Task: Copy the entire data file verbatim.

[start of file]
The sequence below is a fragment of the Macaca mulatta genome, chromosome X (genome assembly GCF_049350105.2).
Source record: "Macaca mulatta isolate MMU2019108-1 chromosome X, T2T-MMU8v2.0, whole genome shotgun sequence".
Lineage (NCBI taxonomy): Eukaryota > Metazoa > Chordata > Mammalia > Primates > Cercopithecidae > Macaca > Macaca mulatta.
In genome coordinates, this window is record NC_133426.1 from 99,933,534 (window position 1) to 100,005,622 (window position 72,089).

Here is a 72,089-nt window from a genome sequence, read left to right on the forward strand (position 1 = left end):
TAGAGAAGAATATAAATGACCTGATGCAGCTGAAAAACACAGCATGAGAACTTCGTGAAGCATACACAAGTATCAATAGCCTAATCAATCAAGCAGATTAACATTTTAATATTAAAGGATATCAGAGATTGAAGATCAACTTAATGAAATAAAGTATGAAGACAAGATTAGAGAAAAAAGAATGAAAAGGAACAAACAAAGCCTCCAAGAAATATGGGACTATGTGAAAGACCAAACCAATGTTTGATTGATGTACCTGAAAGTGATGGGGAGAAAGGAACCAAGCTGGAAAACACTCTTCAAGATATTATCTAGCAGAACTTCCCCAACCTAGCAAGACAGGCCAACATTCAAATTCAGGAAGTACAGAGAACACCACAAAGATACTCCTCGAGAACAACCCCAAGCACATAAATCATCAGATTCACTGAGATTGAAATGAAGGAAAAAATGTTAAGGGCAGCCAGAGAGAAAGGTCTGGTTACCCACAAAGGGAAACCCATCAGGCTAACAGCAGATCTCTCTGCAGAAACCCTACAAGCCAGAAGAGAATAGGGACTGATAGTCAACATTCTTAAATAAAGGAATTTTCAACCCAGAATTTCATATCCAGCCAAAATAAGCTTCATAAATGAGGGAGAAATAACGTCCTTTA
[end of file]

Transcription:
The sequence below is a fragment of the Macaca mulatta genome, chromosome X (genome assembly GCF_049350105.2).
Source record: "Macaca mulatta isolate MMU2019108-1 chromosome X, T2T-MMU8v2.0, whole genome shotgun sequence".
Lineage (NCBI taxonomy): Eukaryota > Metazoa > Chordata > Mammalia > Primates > Cercopithecidae > Macaca > Macaca mulatta.
In genome coordinates, this window is record NC_133426.1 from 99,933,534 (window position 1) to 100,005,622 (window position 72,089).

Here is a 72,089-nt window from a genome sequence, read left to right on the forward strand (position 1 = left end):
TAGAGAAGAATATAAATGACCTGATGCAGCTGAAAAACACAGCATGAGAACTTCGTGAAGCATACACAAGTATCAATAGCCTAATCAATCAAGCAGATTAACATTTTAATATTAAAGGATATCAGAGATTGAAGATCAACTTAATGAAATAAAGTATGAAGACAAGATTAGAGAAAAAAGAATGAAAAGGAACAAACAAAGCCTCCAAGAAATATGGGACTATGTGAAAGACCAAACCAATGTTTGATTGATGTACCTGAAAGTGATGGGGAGAAAGGAACCAAGCTGGAAAACACTCTTCAAGATATTATCTAGCAGAACTTCCCCAACCTAGCAAGACAGGCCAACATTCAAATTCAGGAAGTACAGAGAACACCACAAAGATACTCCTCGAGAACAACCCCAAGCACATAAATCATCAGATTCACTGAGATTGAAATGAAGGAAAAAATGTTAAGGGCAGCCAGAGAGAAAGGTCTGGTTACCCACAAAGGGAAACCCATCAGGCTAACAGCAGATCTCTCTGCAGAAACCCTACAAGCCAGAAGAGAATAGGGACTGATAGTCAACATTCTTAAATAAAGGAATTTTCAACCCAGAATTTCATATCCAGCCAAAATAAGCTTCATAAATGAGGGAGAAATAACGTCCTTTA